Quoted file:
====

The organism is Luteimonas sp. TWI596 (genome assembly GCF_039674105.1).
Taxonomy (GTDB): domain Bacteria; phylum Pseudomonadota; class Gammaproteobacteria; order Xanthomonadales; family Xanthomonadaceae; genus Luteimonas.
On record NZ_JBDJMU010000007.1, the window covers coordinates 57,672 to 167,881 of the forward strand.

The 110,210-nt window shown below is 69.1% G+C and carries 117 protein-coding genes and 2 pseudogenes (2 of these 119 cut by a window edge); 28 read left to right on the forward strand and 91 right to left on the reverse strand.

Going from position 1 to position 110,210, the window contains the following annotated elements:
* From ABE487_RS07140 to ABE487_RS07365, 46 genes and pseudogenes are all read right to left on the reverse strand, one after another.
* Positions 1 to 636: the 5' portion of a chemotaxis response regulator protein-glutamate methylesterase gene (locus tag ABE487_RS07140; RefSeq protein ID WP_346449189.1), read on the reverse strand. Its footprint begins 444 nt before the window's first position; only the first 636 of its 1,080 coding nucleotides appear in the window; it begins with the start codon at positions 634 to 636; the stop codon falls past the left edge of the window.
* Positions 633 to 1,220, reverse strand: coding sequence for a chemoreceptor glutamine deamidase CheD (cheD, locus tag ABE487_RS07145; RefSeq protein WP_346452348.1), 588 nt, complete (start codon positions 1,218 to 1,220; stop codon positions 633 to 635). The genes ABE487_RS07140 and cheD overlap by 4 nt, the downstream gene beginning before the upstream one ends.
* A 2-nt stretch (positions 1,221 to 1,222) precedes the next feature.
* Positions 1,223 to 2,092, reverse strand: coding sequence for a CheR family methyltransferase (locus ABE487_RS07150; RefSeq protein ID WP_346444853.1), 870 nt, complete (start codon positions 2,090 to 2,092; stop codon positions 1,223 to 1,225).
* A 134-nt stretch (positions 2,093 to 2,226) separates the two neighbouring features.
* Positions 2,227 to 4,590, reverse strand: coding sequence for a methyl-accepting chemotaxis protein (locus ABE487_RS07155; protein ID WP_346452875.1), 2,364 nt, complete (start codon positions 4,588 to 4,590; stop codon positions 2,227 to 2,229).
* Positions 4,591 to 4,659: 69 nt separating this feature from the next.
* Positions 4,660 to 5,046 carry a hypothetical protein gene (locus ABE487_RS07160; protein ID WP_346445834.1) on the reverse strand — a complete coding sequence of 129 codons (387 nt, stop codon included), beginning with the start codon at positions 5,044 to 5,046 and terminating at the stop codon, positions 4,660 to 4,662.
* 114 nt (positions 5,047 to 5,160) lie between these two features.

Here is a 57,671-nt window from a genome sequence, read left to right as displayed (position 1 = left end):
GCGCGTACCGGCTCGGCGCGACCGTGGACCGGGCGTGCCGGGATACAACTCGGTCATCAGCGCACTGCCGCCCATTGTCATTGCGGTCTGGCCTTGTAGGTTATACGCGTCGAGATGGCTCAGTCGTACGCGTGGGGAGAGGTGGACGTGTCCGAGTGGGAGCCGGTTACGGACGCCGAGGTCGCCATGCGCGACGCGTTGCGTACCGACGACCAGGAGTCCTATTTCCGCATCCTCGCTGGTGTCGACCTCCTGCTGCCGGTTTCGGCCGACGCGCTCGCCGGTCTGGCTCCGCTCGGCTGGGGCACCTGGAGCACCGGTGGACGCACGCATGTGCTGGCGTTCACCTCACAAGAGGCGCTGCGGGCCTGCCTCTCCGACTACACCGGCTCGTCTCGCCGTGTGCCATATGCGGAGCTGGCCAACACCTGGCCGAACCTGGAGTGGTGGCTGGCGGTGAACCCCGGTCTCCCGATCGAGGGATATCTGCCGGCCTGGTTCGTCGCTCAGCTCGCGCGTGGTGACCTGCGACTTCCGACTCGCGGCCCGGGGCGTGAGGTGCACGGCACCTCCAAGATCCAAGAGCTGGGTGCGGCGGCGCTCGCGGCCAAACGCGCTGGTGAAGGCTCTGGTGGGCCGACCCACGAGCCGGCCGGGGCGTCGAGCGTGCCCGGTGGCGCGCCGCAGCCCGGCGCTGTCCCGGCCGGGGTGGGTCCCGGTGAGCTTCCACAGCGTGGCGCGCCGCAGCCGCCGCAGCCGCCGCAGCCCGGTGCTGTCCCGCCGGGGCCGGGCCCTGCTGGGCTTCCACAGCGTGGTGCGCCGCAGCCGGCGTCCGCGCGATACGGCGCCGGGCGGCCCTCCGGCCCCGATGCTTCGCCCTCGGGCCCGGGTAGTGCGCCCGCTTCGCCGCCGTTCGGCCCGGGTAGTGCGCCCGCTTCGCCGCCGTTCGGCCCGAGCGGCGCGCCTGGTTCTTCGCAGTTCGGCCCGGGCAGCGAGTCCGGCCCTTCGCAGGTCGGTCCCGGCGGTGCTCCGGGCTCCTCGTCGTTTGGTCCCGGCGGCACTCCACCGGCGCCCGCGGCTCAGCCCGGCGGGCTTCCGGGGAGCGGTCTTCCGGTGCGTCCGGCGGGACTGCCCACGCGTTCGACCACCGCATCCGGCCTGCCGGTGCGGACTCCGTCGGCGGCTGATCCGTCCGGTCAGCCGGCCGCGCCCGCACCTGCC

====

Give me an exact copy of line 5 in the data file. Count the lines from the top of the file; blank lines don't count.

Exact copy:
Going from position 1 to position 110,210, the window contains the following annotated elements: